Eight Areas Where Many Ministers Are Unprepared for Ministry


My email inbox is full of tragic examples. They entered into vocational ministry with hope and healthy idealism. They had been prepared well in the study of the Bible, theology, Church history, and other classical disciplines. They were bright, eager, and ready to change the world in God’s power.

And they failed.

Let me say it more clearly: From their perspective they failed.

They began leading that first or second church and they were blindsided by what hit them. Some are still walking wounded in ministry today. Some moved quickly to the next church, only to find that you can’t run from messy ministry. Some are still serving, but they are bitter and disillusioned. And too many quit ministry altogether.

Over time I began to see a pattern or group of patterns. I saw where many ministers were very unprepared for ministry. Indeed, some of the lessons were my own experiences and my own failures. Allow me to share eight of the most common areas where ministers, particularly in America, are often unprepared for ministry.

  1. Relational intelligence. I wish every minister could somehow take some type of relational intelligence inventory. I wish they could be coached on how to relate to all types of people. Many ministers crash because they have never learned how to relate well to others.
  2. Leadership skills. A minister who leads a church of 100 members is leading a relatively large organization, more than many in the secular world will ever lead. In addition, the minister is leading a large number of volunteers. Leadership is tough in any setting, but particularly this one.
  3. Dealing with critics. There is an obvious overlap with this issue and the previous two. One of the most unsettling times of a minister’s ministry is the discovery that some people don’t like him or agree with him. Some ministers never learn to deal well with critics.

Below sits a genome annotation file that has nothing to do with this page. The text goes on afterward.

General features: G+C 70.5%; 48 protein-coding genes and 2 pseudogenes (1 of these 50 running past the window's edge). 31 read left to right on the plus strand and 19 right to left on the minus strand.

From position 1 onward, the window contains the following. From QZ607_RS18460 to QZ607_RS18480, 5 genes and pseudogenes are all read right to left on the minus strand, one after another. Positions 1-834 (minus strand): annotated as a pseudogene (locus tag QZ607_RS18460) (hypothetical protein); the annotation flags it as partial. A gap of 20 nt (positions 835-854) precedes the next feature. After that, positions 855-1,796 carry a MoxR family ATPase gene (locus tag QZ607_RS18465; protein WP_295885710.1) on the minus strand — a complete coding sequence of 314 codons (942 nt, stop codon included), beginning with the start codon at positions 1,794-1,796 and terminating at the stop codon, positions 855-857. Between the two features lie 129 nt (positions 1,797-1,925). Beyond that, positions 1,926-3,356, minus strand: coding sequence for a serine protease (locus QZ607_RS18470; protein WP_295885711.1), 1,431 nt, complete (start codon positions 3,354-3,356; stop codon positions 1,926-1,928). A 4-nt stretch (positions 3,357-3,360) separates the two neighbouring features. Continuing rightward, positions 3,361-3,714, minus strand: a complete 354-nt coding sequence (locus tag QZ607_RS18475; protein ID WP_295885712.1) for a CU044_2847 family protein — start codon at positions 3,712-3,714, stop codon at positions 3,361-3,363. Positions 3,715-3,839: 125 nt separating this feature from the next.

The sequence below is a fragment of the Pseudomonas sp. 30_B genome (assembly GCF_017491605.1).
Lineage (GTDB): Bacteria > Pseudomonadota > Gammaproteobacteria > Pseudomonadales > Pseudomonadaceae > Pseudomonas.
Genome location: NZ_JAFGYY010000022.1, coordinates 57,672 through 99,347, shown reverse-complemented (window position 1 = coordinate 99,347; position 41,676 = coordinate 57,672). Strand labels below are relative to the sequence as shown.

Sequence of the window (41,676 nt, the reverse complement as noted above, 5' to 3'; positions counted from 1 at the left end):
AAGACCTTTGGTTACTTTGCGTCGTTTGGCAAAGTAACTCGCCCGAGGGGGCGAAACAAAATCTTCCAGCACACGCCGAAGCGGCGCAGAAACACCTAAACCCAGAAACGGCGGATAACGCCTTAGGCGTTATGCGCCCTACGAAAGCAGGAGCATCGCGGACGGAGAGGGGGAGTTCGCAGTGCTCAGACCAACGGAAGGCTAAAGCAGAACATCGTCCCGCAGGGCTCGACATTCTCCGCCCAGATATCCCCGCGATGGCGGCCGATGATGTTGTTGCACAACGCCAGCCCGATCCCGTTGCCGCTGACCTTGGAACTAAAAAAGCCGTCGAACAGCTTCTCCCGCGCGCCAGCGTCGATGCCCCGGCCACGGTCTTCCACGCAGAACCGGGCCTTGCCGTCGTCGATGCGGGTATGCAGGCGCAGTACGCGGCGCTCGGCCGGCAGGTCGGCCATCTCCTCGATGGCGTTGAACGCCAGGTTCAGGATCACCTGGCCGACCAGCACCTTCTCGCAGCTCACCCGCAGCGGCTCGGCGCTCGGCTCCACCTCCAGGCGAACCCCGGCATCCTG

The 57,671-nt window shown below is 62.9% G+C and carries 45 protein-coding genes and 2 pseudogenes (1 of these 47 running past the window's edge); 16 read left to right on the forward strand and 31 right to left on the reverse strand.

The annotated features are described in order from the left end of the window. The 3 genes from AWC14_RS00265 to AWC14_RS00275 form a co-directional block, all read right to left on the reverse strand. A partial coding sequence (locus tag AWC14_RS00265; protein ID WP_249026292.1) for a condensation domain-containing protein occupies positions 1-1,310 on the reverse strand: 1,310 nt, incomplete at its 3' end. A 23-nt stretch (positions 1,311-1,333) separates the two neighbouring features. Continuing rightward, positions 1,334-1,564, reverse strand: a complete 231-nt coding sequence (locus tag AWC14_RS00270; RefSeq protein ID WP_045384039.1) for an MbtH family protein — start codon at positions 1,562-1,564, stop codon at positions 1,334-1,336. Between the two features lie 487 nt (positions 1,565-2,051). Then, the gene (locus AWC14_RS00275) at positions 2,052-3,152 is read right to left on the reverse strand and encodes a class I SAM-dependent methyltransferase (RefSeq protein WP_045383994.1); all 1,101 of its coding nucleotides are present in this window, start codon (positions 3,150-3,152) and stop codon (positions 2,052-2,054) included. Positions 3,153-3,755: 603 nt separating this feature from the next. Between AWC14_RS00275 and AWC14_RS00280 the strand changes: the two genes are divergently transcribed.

4. Family matters. The unprepared minister often lives a life of trying to please everyone. Those who often get left out of this effort are spouses and children. Many ministers fail because they failed their families.
  5. Finances. A minister is often thrust into an organization where there is an expectation of knowledge of budgets, balance sheets, and banking. Too many ministers are unprepared in both church finance and personal finance.
  6. Consumer mentality. Countless ministers have told me they entered local church ministry expecting to find members who were sacrificial and others-centered. Instead they found members who were selfish and me-centered. Ministers are too often unprepared for this congregational mindset.
  7. Uneven expectations. I recently wrote a post on how many hours a minister was expected to work each week. It created a lot of buzz, because too many ministers don’t know how to deal with these various expectations from church members.
  8. Uneven spiritual growth. I encourage you to read Sam Rainer’s article on messy churches. He reminds us that it is really positive if we have some level of immature believers in our congregations. That is an indication that we are reaching new people for Christ. Of course, we don’t want baby Christians to remain babies, but we do pray for a regular inflow of new Christians. Immature believers present their own unique challenges where many ministers are unprepared.